• Estimated total population:1
  • 47.7 million
  • Maternal mortality ratio:2
  • 450 per 100,000 live births
  • Infant mortality rate:2
  • 26 per 1,000 live births
  • Under-five mortality rate:2
  • 76 per 1,000 live births
  • Total fertility rate:2
  • 5.5
  • Contraceptive prevalence:2
  • 34% (modern methods)
  • HIV prevalence:3
  • 6%
  • Births with skilled provider:2
  • 49%


  • 1Population Reference Bureau 2012 World Population Data Sheet;
  • 22010 Demographic and Health Survey;
  • 32007–2008 Tanzania HIV and Malaria Indicator Survey.


Jhpiego began working in partnership with the Tanzania Ministry of Health and Social Welfare (MOHSW) in 1999, initially with funding from the U.S. Agency for International Development (USAID) to provide technical assistance to develop Essential Maternal and Neonatal Health Guidelines. Subsequently, this work was greatly expanded under the USAID-funded Maternal and Neonatal Health (MNH) and ACCESS Programs. In 2005, with funding from the U.S. Centers for Disease Control and Prevention (CDC), Jhpiego's role in Tanzania further expanded into the area of community mobilization for malaria prevention and control. Jhpiego's current portfolio in Tanzania includes: maternal, newborn and child health; HIV/AIDS; gender-based violence; cervical cancer prevention; malaria; family planning; and Integrated Management of Childhood Illnesses, as well as pre-service education, infection prevention and control, and training of community health workers.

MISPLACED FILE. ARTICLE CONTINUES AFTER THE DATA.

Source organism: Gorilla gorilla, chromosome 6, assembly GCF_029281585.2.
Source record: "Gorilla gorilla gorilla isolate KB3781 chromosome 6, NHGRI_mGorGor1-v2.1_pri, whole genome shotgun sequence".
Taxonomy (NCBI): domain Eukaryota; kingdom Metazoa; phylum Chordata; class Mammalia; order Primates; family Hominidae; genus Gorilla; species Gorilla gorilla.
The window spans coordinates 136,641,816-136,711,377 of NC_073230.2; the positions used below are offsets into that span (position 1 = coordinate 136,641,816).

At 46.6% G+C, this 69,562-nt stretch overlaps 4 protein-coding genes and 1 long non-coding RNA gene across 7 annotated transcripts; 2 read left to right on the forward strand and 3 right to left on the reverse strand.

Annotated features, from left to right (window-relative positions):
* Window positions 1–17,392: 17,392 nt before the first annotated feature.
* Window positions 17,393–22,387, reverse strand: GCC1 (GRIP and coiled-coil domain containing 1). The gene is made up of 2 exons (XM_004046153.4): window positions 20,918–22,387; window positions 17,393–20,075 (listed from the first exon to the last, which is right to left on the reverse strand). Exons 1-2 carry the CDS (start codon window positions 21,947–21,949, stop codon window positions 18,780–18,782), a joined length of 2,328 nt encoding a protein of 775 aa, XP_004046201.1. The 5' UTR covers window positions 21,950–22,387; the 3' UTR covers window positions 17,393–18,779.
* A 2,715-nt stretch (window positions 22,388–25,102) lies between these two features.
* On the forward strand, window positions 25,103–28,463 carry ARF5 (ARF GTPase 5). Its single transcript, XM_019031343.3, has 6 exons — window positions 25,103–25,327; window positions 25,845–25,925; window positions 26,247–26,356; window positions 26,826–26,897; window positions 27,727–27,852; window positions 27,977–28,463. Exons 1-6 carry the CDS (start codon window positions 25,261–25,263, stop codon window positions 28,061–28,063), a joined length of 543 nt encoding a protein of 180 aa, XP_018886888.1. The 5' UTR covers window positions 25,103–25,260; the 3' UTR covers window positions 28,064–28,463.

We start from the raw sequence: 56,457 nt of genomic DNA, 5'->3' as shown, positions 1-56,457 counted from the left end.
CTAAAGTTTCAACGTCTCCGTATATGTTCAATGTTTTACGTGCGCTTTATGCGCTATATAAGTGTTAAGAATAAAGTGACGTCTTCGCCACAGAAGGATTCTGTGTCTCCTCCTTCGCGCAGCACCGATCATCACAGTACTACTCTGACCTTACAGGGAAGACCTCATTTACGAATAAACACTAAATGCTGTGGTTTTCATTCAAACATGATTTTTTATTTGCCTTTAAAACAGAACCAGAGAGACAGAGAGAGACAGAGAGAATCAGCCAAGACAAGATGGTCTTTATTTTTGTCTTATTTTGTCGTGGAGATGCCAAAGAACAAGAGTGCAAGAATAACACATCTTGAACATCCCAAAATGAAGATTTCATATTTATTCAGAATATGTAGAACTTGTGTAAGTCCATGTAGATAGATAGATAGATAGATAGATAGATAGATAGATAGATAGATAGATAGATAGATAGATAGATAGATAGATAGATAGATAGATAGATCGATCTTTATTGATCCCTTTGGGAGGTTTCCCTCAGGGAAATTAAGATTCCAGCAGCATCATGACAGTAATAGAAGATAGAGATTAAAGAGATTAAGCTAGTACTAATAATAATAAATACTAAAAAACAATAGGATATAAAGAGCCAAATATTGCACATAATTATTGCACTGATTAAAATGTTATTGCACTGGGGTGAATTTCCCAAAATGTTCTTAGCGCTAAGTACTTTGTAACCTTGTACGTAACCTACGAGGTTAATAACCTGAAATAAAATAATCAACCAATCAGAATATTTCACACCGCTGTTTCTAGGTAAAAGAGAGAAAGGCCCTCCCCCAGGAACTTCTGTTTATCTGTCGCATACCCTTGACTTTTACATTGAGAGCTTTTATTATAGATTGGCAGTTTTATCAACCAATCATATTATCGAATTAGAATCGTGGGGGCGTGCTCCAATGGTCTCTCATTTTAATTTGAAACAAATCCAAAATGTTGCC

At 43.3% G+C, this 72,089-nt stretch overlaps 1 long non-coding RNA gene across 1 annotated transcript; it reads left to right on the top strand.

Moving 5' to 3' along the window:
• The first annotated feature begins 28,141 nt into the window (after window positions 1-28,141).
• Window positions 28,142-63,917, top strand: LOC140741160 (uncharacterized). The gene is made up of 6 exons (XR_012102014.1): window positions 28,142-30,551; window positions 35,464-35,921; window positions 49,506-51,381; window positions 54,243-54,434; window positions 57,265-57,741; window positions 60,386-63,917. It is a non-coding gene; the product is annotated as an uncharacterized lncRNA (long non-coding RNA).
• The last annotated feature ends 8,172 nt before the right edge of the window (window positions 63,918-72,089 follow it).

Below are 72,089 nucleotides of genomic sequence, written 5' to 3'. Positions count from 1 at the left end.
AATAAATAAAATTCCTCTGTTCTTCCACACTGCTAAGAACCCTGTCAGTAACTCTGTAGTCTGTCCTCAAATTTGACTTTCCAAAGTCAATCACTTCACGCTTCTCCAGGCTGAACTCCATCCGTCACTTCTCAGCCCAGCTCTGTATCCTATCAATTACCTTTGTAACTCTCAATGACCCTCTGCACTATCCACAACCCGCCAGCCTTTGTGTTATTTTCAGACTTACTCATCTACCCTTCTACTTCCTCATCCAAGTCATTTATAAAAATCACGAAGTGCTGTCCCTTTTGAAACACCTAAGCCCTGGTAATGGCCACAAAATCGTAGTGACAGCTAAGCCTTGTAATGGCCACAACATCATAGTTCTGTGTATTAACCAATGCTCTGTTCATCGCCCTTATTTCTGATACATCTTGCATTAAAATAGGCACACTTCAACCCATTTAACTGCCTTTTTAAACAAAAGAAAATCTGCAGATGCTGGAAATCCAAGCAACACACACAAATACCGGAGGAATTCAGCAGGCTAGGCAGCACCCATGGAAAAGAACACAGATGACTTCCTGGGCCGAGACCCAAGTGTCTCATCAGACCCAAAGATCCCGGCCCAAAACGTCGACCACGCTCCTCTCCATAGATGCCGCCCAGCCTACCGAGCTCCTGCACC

At this time, Jhpiego is implementing the following programs in Tanzania:

  • The USAID-funded Mothers and Infants, Safe, Healthy and Alive (MAISHA) Program
  • The Universal HIV/AIDS Counseling and Testing (UHAI-CT) Program, also funded by USAID
  • The Newborn Resuscitation Program, funded by the Children's Investment Fund Foundation
  • The USAID-funded Maternal and Child Health Integrated Program (MCHIP)
  • A Canadian International Development Agency (CIDA)-funded subaward to CARE International
  • A CDC-funded initiative to build the capacity of the MOHSW to address infection prevention and control in hospitals across Tanzania
  • A subaward with Plan International on the CIDA-funded Wazazi na Mwana Project

In addition to these programs, Jhpiego is currently implementing four research studies in Tanzania: two on uptake and efficiencies for voluntary medical male circumcision, one on provider-initiated counseling and testing models, and another on the presence of malaria parasites in the placentas of new mothers.

For a complete description of Jhpiego's work in this country, click the link below.

Tanzania Country Profile PDF1.37 MB

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